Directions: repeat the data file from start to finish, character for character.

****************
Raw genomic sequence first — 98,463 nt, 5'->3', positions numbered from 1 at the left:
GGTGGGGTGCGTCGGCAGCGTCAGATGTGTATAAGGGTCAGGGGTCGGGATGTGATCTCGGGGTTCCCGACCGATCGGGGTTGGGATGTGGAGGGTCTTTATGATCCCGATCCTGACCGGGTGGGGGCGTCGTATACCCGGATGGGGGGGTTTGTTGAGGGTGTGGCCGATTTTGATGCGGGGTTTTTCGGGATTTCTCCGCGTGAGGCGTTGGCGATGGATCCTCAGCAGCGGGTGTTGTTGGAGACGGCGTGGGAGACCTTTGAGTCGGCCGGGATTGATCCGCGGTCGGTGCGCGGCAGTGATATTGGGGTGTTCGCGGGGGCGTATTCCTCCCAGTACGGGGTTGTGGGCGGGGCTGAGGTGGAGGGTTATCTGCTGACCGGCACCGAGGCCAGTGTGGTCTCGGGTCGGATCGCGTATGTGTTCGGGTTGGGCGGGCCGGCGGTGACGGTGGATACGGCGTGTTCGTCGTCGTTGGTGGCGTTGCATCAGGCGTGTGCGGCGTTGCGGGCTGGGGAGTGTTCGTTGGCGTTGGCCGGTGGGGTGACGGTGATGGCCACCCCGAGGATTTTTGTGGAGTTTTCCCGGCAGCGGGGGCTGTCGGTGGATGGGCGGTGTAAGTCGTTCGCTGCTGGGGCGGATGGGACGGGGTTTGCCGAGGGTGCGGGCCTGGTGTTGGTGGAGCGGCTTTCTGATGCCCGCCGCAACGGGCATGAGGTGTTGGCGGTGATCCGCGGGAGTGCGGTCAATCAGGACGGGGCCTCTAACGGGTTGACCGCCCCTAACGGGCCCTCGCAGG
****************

Raw genomic sequence first — 98,463 nt, 5'->3', positions numbered from 1 at the left:
GGTGGGGTGCGTCGGCAGCGTCAGATGTGTATAAGGGTCAGGGGTCGGGATGTGATCTCGGGGTTCCCGACCGATCGGGGTTGGGATGTGGAGGGTCTTTATGATCCCGATCCTGACCGGGTGGGGGCGTCGTATACCCGGATGGGGGGGTTTGTTGAGGGTGTGGCCGATTTTGATGCGGGGTTTTTCGGGATTTCTCCGCGTGAGGCGTTGGCGATGGATCCTCAGCAGCGGGTGTTGTTGGAGACGGCGTGGGAGACCTTTGAGTCGGCCGGGATTGATCCGCGGTCGGTGCGCGGCAGTGATATTGGGGTGTTCGCGGGGGCGTATTCCTCCCAGTACGGGGTTGTGGGCGGGGCTGAGGTGGAGGGTTATCTGCTGACCGGCACCGAGGCCAGTGTGGTCTCGGGTCGGATCGCGTATGTGTTCGGGTTGGGCGGGCCGGCGGTGACGGTGGATACGGCGTGTTCGTCGTCGTTGGTGGCGTTGCATCAGGCGTGTGCGGCGTTGCGGGCTGGGGAGTGTTCGTTGGCGTTGGCCGGTGGGGTGACGGTGATGGCCACCCCGAGGATTTTTGTGGAGTTTTCCCGGCAGCGGGGGCTGTCGGTGGATGGGCGGTGTAAGTCGTTCGCTGCTGGGGCGGATGGGACGGGGTTTGCCGAGGGTGCGGGCCTGGTGTTGGTGGAGCGGCTTTCTGATGCCCGCCGCAACGGGCATGAGGTGTTGGCGGTGATCCGCGGGAGTGCGGTCAATCAGGACGGGGCCTCTAACGGGTTGACCGCCCCTAACGGGCCCTCGCAGG